Fiat Chrysler's U.S. unit reached an agreement to settle a criminal probe by U.S. prosecutors into conduct of some former employees tied to the ongoing UAW corruption scandal.
FCA US, which is now part of Stellantis, said Wednesday it agreed to plead guilty to a single count of conspiracy to violate the Labor Management Relations Act and pay a $30 million fine. The automaker has also agreed an independent compliance monitor for three years.
U.S. Attorney Matthew Schneider said the criminal conduct by FCA and its executives has significantly undermined the confidence and trust those working in the plants and assembly lines hold in their leaders. The crimes, he said, have also undermined the workers trust in the integrity of the collective bargaining process.
From 2009 to 2016, Schneider said FCA conspired to make over $3.5 million in illegal payments to UAW officials.
During those years, he said FCA executives, including FCA’s former senior vice president in charge of labor relations, Alphons Iacobelli, directed millions of dollars to UAW officers in the forms of extravagant meals, rounds of golf, lavish parties for the UAW international board, designer shoes, and clothing.
FCA, he said, even conspired to pay off a $262,000 home mortgage of a UAW vice president.
An investigation into Ford, he said, is ongoing.
“Congress enacted the Taft-Hartley act to ensure that union members can have confidence that union leaders would not be tainted or improperly influenced by payments from employers,” Schneider said during a Wednesday press conference. “FCA officials, by improperly giving lavish gifts and cash to UAW leaders, violated that principle.”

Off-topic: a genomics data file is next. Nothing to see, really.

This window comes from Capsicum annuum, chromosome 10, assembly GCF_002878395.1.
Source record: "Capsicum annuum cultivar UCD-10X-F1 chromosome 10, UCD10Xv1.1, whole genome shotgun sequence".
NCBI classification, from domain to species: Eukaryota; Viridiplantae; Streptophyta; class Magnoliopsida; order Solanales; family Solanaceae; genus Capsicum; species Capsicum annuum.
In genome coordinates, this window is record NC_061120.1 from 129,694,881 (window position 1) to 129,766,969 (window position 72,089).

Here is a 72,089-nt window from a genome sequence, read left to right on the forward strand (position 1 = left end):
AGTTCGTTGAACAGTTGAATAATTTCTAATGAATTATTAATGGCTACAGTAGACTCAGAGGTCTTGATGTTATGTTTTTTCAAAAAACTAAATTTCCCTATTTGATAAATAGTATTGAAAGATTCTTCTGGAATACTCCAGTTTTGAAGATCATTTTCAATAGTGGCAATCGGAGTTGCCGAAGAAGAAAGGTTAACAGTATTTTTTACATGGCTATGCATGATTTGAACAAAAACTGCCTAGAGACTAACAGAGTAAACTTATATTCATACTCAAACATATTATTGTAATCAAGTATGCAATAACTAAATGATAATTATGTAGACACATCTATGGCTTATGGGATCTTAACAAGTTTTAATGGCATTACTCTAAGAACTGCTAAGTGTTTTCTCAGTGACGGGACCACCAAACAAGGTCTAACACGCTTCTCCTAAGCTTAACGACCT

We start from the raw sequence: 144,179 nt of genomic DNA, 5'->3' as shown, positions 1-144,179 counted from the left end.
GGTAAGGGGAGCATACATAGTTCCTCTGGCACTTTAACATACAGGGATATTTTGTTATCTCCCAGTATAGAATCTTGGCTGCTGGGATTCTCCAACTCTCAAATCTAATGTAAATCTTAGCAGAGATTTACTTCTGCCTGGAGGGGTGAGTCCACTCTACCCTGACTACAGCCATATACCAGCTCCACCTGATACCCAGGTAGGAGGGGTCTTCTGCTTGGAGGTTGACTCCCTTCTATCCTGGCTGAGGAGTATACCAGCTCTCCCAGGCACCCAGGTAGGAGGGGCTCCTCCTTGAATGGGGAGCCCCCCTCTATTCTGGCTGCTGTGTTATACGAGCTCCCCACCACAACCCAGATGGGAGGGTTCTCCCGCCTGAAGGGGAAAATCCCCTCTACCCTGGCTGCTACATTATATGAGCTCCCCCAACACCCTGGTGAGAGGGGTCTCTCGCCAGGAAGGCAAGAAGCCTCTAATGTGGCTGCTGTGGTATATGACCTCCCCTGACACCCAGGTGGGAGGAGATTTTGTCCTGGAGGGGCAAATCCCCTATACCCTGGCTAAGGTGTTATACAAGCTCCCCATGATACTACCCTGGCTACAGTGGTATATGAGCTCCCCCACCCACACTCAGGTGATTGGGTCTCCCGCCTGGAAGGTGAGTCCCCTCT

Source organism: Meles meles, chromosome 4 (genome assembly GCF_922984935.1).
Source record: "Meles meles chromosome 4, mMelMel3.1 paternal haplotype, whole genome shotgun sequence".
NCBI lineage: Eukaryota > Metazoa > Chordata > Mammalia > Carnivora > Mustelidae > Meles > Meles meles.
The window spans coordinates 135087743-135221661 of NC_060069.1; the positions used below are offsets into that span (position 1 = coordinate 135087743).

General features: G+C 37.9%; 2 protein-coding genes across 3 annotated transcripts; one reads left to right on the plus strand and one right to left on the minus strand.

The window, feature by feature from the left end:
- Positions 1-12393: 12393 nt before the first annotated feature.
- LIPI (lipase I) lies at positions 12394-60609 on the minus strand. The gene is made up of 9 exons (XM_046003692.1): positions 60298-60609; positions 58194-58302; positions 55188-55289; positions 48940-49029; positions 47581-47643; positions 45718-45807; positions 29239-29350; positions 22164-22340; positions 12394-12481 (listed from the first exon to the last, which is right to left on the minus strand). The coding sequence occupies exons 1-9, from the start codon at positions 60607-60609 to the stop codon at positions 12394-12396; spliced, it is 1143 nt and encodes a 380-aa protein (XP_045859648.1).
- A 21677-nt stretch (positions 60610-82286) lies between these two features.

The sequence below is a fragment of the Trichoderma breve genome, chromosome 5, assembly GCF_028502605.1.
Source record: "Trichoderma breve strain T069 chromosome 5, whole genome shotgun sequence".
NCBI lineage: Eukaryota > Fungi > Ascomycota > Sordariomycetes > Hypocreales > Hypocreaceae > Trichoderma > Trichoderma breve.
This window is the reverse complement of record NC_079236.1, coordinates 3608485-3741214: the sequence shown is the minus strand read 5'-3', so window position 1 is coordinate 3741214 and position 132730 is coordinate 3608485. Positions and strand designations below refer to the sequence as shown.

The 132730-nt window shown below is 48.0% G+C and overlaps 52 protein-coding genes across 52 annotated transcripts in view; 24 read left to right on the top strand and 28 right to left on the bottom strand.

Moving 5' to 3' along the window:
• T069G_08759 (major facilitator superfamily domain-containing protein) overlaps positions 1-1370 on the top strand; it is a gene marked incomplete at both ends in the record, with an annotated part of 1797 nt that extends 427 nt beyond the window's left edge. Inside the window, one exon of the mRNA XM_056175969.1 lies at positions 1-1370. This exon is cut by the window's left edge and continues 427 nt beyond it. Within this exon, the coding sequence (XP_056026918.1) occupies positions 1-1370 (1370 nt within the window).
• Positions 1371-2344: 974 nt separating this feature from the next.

Schneider said the proposed plea agreement is not yet filed.
It must be reviewed and approved by a United States District Court judge, and Schneider said he’s hopeful that process will be a smooth one. If approved, he said a plea hearing will be scheduled in the near future.
Schneider said some may wonder why prosecutors sought a criminal charge against FCA, but not the UAW as an institution.
He said in most cases the criminal violations related to the UAW involved individual UAW officials seeking to satisfy their own greed. They sought to benefit themselves, he said, rather than to benefit the UAW. In many instances, he added, they stole from the UAW. He pointed to UAW presidents who were embezzling money from the membership and committing fraud, which is not for the benefit of the UAW.
“FCA's crimes were different,” Schneider said. “FCA executives [were] acting in the interest of FCA, and doing so, they made illegal payments to UAW officials. They did that with the hope that the company itself could possibly get more favorable treatment from the union leaders. And that's why the criminal resolution for FCA is appropriate.”
Schneider wouldn’t comment on any potential role that late FCA CEO Sergio Marchionne may have had in the scheme, saying the U.S. government does not indict or charge the deceased.
Last month, the UAW agreed to independent oversight to resolve a five-year federal corruption investigation that ensnared two former UAW presidents.
The U.S. Attorney's Office said the UAW had paid back over $15 million for improperly billing Ford Motor Co. and FCA for employing members who did not work at the training centers operated by the union and the companies.
Schneider's office has charged former UAW officials as part of its investigation, and former presidents Gary Jones and Dennis Williams both have pleaded guilty to embezzling union funds.